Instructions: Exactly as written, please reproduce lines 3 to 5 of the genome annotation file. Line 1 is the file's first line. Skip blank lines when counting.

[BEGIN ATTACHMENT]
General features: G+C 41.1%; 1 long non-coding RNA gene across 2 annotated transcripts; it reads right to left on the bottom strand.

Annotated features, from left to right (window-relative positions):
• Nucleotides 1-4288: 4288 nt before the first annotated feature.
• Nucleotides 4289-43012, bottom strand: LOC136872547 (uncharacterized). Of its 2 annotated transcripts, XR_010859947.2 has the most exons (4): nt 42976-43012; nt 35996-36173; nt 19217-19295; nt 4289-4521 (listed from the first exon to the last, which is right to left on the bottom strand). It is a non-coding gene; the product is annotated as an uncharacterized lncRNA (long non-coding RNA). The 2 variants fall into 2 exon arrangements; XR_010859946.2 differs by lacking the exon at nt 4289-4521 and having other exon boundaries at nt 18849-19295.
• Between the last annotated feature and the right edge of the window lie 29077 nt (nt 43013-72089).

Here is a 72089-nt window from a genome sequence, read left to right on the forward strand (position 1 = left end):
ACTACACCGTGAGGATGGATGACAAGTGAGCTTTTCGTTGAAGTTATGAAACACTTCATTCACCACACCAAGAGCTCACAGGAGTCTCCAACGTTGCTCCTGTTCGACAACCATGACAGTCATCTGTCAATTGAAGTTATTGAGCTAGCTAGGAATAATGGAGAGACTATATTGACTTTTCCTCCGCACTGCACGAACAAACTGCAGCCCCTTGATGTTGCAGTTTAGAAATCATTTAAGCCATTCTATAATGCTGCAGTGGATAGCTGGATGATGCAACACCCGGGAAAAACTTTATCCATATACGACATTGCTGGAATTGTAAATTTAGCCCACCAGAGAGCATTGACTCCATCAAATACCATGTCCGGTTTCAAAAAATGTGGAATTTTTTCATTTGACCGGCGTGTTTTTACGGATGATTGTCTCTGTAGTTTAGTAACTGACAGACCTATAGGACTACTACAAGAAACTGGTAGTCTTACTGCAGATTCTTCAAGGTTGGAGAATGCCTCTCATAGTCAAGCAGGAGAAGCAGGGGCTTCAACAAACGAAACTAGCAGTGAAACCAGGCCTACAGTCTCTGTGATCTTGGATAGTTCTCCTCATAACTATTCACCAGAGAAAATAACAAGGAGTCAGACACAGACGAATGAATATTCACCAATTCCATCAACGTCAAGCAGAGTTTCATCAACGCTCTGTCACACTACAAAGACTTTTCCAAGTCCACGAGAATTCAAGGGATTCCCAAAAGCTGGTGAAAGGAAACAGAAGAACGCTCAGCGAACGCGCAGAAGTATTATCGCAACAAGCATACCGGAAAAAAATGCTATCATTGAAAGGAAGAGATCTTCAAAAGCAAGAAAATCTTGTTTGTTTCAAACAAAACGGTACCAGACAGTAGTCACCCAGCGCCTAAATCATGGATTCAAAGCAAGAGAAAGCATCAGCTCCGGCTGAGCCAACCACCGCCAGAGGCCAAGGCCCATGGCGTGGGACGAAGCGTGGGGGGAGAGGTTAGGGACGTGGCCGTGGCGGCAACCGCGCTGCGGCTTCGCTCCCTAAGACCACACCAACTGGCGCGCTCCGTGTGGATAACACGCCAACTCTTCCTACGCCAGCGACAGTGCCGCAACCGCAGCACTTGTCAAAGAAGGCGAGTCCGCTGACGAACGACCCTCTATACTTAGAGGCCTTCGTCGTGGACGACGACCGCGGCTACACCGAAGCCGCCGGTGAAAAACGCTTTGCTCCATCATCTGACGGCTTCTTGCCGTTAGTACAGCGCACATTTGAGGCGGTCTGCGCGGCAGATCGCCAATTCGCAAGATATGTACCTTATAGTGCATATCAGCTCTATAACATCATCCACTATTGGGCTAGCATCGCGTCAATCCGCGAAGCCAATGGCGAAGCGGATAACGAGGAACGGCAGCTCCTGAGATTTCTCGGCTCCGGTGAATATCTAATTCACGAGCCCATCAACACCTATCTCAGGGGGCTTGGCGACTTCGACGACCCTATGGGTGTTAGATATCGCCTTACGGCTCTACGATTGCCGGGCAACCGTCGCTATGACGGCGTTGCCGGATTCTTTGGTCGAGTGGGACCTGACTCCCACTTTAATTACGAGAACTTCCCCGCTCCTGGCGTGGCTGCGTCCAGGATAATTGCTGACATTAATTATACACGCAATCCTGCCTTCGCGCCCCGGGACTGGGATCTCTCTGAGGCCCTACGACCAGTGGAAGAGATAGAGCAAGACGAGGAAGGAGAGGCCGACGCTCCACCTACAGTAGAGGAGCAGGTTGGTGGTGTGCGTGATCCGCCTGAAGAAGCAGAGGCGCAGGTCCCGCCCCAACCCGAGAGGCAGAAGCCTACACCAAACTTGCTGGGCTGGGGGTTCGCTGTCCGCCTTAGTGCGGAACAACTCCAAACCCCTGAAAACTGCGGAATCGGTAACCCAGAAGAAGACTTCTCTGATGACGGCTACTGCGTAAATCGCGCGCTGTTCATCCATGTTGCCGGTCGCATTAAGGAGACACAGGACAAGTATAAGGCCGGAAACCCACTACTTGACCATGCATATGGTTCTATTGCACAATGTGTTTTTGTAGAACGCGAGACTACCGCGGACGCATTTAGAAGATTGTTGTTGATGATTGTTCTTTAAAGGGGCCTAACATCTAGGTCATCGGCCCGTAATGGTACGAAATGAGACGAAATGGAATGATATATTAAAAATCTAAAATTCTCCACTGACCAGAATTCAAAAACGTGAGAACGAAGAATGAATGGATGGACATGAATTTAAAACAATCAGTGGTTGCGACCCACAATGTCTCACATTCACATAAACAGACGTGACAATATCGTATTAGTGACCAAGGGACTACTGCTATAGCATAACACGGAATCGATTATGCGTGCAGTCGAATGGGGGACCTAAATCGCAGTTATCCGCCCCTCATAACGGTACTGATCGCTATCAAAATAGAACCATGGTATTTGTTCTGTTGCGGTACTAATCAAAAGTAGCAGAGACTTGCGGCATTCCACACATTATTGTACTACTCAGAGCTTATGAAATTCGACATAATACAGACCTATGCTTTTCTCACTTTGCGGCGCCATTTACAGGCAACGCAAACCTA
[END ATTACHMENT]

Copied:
• Nucleotides 1-4288: 4288 nt before the first annotated feature.
• Nucleotides 4289-43012, bottom strand: LOC136872547 (uncharacterized). Of its 2 annotated transcripts, XR_010859947.2 has the most exons (4): nt 42976-43012; nt 35996-36173; nt 19217-19295; nt 4289-4521 (listed from the first exon to the last, which is right to left on the bottom strand). It is a non-coding gene; the product is annotated as an uncharacterized lncRNA (long non-coding RNA). The 2 variants fall into 2 exon arrangements; XR_010859946.2 differs by lacking the exon at nt 4289-4521 and having other exon boundaries at nt 18849-19295.
• Between the last annotated feature and the right edge of the window lie 29077 nt (nt 43013-72089).